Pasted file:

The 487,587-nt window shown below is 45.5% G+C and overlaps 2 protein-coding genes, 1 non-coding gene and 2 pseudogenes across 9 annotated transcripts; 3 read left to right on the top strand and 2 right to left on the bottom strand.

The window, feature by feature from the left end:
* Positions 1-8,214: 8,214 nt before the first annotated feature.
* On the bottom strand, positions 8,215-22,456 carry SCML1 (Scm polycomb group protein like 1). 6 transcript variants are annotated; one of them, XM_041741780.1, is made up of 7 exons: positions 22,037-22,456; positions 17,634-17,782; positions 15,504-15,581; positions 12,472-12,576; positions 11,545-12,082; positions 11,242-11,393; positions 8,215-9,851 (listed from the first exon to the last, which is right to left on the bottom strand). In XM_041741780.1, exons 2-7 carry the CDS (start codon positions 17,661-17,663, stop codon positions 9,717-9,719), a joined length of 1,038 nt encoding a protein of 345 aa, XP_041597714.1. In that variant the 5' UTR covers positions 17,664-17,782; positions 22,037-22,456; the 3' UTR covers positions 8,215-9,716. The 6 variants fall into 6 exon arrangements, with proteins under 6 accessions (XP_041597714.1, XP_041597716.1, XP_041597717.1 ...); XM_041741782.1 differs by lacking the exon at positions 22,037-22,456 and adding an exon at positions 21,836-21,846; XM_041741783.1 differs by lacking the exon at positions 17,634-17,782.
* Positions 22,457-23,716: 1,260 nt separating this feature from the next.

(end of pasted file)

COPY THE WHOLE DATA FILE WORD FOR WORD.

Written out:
The 487,587-nt window shown below is 45.5% G+C and overlaps 2 protein-coding genes, 1 non-coding gene and 2 pseudogenes across 9 annotated transcripts; 3 read left to right on the top strand and 2 right to left on the bottom strand.

The window, feature by feature from the left end:
* Positions 1-8,214: 8,214 nt before the first annotated feature.
* On the bottom strand, positions 8,215-22,456 carry SCML1 (Scm polycomb group protein like 1). 6 transcript variants are annotated; one of them, XM_041741780.1, is made up of 7 exons: positions 22,037-22,456; positions 17,634-17,782; positions 15,504-15,581; positions 12,472-12,576; positions 11,545-12,082; positions 11,242-11,393; positions 8,215-9,851 (listed from the first exon to the last, which is right to left on the bottom strand). In XM_041741780.1, exons 2-7 carry the CDS (start codon positions 17,661-17,663, stop codon positions 9,717-9,719), a joined length of 1,038 nt encoding a protein of 345 aa, XP_041597714.1. In that variant the 5' UTR covers positions 17,664-17,782; positions 22,037-22,456; the 3' UTR covers positions 8,215-9,716. The 6 variants fall into 6 exon arrangements, with proteins under 6 accessions (XP_041597714.1, XP_041597716.1, XP_041597717.1 ...); XM_041741782.1 differs by lacking the exon at positions 22,037-22,456 and adding an exon at positions 21,836-21,846; XM_041741783.1 differs by lacking the exon at positions 17,634-17,782.
* Positions 22,457-23,716: 1,260 nt separating this feature from the next.